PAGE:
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Prop. 30 ads – wrong (thank goodness)

Ethan Rarick, director, Matsui Center | October 4, 2012

The new ads touting the governor’s tax increase emphasize that the money would be locked away for public education. It’s a phony claim, but ironically that’s a good thing. It would be the worse for being true.

The fact is that the state’s budget process is too constricted rather than not constricted enough. The fiscal set-asides created by voters restrict the ability of the Legislature and the governor to manage the state’s finances reasonably amid changing circumstances. If Prop. 30 really created the sort of locked, unbreakable safe displayed in the measure’s own TV ads, it might be a reason to vote no.

Fortunately, Prop. 30 would free up billions that could be spent flexibly. The Associated Press provided a useful summary, including an interesting quote from the governor himself, and the state’s much respected Legislative Analyst’s Office has made the same general point.

Back to the inflexibility of the state’s budget generally: That is part of a broader dynamic in which voters create an unbending policymaking system that doesn’t work to solve problems – and then get mad at politicians for failing to solve problems. Pick your favorite California bogeyman: a minority veto on fiscal affairs, a tax system that relies too heavily on high-income earners, term limits. All have been, in part or in whole, created by voters.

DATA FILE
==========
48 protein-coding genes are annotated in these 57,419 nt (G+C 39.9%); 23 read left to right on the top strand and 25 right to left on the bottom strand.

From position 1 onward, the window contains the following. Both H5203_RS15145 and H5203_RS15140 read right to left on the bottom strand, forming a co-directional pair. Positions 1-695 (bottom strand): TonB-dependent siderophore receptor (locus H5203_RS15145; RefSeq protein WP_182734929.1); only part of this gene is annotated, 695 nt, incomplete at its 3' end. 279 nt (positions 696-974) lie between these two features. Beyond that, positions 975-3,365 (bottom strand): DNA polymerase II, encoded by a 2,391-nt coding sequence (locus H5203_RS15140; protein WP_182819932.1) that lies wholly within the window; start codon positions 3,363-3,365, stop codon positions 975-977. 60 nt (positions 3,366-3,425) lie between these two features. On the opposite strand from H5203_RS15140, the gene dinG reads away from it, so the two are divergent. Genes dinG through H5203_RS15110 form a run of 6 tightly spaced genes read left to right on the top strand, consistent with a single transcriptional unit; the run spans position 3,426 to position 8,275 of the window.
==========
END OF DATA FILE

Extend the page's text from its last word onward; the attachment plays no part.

Here’s a nice description of the downward spiral from the ever-valuable California Crack-Up by Joe Mathews and Mark Paul:

“The public distrusts the legislature and their elected officials. So voters, preferring to trust themselves, make major policy decisions via ballot initiative. These decisions, because of the requirement that initiatives not be changed by legislators alone, further tie the hands of lawmakers. The frustrated lawmakers find it difficult to solve pressing problems, further fueling the public frustration that produces more initiatives and more hand-tying. This vicious cycle produces anger, more budgeting at the ballot box, and poor governance.”

Obviously I understand why the Prop. 30 campaign is telling voters that all the money will be spent on education, now and forevermore. It’s a good sell politically. Thank goodness it’s not really true.

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